Before we left we emptied our fridge / freezer to defrost it while we were away. A couple of days before we got home we got one of our kids to turn it back on. Therefore we knew that we’d be arriving to an empty fridge and would need to do a run to the shops after getting home. Arriving home we found this surprise in our fridge. I was surprised as Megan knows I’m not a fan of roast duck.
Such a beautiful gesture … but all wasn’t as it seemed.
I bet she was giggling when putting this gag together..!!
The ducks are a bit of an in-joke in our family stemming from a YouTube clip of comedian James Veitch being a bad room mate.
The Vanilla Slice challenge
Sitting at the Harden bakery eating a vanilla slice on our first day the idea of a cross country vanilla slice challenge became a thing. There was no prior thought put into a scoring methodology we were just making it up as we went. Little did we realise how hard it was going to be just finding vanilla slices in a lot of towns. And given our truncated time frame we really didn’t have the time to search out contenders.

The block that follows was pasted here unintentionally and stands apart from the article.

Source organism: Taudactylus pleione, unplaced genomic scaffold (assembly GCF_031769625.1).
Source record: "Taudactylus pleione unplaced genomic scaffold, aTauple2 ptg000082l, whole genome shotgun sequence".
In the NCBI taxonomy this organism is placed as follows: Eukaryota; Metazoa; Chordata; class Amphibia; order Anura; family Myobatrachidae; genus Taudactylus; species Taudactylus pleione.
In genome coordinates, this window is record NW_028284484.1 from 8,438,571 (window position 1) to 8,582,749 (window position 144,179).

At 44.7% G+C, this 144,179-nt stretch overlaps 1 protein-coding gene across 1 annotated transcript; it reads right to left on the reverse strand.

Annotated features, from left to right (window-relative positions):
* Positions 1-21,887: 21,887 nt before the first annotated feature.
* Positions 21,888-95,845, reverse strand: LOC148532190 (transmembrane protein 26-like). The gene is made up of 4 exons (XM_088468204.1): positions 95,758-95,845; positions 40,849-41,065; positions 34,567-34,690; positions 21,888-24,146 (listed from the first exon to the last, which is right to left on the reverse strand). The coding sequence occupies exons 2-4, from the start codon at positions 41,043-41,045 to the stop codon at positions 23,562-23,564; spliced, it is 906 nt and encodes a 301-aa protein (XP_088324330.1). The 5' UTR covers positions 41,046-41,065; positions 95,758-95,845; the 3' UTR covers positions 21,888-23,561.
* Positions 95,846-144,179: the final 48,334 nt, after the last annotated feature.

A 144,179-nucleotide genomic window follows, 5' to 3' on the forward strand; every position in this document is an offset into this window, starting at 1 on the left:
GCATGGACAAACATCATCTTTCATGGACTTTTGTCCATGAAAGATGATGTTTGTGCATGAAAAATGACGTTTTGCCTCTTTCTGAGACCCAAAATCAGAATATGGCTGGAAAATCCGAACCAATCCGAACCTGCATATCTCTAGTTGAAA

Along the way we were encouraged to drop into a few towns with good vanilla slice reputation such as Seventeen Seventy south of Gladstone but these were significantly out of way … next time.
With the lack of competition we did discussed going back and moderating the score we gave the original one at Harden as we didn’t want to score the first one too high … but in reality no others came close.
So the winner of our challenge was the vanilla slice from the Harden bakery.
Our plan was riding to Cairns and back in three weeks. To achieve this we needed to cover the distance, while allowing time to experience the country we are travelling through, and having sufficient time off the bike to recover. The consistent theme of our trip was not having enough time. We planned a day off in Charleville and wondered what we were going to do there for a day … only to wish we had more time. And that happened everywhere we went.